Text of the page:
Eta was again upgraded to hurricane status on Nov. 11, and turned toward St. Petersburg and Eckerd. The college sent out an emergency alert at 9:30 a.m. on Nov. 11, with detailing academic plans for the next day, guidelines for students, faculty and staff, and when to expect updates.
A second emergency alert was sent at 12:26 a.m. about the National Weather Service issuing a tornado warning for the area around the college. The email said to seek immediate shelter in the central core of buildings on the lowest floor away from windows until further notice.
In-person classes were canceled beginning at 1:20 p.m. through any 8 a.m. classes on Nov. 12. The first email said additional information will be sent tomorrow.
Senior Bostony Braoudakis said she is hopeful that Eta won’t have a great impact on Eckerd College. She said since students have attended classes virtually for months, a few more days Zoom shouldn’t have a big affect.
“I'm not too worried about it in general, I might if it gets more severe though,” senior Bostony Braoudakis said.
The first emergency alert also said faculty and staff should leave campus by 2 p.m. today insure their homes and families are prepared. For students, the college’s dinner service will be all grab-and-go. Students are recommended to remain in their rooms after 6 p.m., because high winds and rain can cause downed power lines and flooding in certain area, also known as localized flooding.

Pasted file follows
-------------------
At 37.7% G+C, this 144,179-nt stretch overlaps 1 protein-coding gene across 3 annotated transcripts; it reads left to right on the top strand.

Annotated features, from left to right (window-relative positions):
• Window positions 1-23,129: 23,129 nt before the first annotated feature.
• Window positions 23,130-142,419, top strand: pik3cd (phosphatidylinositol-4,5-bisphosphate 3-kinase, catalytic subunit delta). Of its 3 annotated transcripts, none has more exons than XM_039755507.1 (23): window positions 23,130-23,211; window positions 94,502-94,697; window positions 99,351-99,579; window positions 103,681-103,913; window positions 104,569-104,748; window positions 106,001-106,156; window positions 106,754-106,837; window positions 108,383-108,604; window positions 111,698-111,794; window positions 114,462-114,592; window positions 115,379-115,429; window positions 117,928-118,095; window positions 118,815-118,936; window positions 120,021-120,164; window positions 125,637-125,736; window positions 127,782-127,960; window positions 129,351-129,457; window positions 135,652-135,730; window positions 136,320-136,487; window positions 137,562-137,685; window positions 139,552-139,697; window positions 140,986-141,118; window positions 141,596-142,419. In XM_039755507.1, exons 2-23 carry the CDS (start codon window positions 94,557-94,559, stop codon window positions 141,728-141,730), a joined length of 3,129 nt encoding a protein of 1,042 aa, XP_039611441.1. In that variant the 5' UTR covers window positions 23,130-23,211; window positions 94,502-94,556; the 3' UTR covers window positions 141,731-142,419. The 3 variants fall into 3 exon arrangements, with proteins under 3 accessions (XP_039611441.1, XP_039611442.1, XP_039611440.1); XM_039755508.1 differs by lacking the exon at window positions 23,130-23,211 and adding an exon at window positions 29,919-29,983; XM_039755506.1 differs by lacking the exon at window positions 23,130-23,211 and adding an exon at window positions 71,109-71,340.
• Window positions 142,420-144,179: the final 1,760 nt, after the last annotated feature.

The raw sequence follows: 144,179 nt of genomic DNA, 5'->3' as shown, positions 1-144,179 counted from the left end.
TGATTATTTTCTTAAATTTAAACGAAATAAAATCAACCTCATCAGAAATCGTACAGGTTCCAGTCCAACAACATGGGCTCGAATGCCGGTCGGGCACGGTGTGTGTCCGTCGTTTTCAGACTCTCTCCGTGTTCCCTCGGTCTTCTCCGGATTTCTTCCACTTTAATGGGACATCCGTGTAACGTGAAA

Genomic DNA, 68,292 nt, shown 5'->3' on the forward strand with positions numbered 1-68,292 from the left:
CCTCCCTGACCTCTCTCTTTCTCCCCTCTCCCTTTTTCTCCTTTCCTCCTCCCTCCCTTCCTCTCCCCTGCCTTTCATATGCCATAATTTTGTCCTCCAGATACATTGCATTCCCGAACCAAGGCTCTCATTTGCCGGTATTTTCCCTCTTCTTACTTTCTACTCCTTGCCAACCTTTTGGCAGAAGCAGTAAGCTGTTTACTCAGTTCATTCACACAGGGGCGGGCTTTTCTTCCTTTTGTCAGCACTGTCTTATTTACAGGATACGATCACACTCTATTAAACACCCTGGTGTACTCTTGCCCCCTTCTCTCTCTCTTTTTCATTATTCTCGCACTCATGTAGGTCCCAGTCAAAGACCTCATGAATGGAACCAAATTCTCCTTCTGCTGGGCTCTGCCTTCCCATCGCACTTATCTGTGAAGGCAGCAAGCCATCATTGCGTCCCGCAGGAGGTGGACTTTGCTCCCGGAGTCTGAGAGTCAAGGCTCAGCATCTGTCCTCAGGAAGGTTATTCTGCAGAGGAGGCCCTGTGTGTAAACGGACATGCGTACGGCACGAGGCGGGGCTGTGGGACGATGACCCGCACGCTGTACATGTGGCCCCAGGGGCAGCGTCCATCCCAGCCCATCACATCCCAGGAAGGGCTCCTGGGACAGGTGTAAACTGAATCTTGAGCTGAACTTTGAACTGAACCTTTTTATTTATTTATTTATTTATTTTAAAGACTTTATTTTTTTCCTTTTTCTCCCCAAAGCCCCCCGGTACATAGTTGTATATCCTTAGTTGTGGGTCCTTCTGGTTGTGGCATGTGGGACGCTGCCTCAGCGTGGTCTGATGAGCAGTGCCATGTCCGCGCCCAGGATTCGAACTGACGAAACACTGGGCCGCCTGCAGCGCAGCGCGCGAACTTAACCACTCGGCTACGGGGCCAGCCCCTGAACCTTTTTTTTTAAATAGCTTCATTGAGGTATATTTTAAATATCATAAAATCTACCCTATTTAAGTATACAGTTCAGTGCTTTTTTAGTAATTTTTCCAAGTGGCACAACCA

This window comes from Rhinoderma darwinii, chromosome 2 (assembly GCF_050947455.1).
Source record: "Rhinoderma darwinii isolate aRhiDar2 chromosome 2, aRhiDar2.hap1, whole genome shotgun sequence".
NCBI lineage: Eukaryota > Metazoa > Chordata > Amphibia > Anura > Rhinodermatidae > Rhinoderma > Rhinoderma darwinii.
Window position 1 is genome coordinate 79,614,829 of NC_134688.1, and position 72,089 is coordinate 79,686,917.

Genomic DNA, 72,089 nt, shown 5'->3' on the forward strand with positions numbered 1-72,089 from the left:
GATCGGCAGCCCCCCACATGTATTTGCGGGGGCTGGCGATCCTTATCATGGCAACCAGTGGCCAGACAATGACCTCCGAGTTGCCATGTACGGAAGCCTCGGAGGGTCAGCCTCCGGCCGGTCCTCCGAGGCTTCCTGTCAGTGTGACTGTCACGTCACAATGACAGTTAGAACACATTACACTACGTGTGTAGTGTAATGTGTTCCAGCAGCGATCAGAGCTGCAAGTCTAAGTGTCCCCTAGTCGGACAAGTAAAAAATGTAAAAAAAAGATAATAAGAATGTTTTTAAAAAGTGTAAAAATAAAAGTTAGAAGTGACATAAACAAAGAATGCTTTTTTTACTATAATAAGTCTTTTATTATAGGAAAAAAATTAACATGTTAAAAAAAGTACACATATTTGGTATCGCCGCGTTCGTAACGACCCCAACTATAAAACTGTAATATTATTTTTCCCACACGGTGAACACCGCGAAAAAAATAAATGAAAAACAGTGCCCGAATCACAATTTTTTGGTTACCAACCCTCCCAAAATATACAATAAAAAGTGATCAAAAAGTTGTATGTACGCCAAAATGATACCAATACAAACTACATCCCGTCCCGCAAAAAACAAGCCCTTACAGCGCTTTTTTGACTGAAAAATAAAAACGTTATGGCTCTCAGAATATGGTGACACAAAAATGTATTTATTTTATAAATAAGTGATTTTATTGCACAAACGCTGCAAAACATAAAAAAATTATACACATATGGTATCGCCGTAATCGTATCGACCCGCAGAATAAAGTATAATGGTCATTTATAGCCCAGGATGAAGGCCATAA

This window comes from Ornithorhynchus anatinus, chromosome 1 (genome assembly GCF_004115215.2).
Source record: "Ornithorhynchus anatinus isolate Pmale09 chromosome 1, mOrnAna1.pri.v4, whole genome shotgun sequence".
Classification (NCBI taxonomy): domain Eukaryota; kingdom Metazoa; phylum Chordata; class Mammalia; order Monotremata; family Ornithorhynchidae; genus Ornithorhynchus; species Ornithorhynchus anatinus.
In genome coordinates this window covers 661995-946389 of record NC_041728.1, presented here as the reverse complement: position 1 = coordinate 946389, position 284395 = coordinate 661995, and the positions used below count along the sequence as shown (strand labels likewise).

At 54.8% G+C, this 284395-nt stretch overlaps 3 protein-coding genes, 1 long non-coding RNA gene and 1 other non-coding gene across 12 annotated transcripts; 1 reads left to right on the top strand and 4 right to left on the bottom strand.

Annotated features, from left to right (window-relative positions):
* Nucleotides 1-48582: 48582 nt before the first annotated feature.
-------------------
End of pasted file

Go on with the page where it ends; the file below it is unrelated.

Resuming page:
“I'm not too worried about it because it seems more like a mildly heavy rainstorm more than it is a tropical storm,” senior Hudson Dickinson said. “So it might be raining for most of the day, but I feel safe enough.”
The Waterfront will also be closed until Thursday afternoon, and the first email said that students should not swim, kayak, sail, wakeboard or surf as the storm passes. The email said all Eckerd community members should charge electronics in case of a prolonged power outage, and to avoid roadways.
According to the National Oceanic and Atmospheric Administration (NOAA), Eta poses a life-threatening storm surge along parts of the Florida Gulf Coast from Bonita Beach Suwannee River, including Tampa Bay. NOAA projects that heavy rainfall from Eta will continue in western Cuba and south Florida, going north through Nov. 13 to west and north Florida.
The first alert ended by saying that another update will be sent out at 5 p.m. on Nov. 11.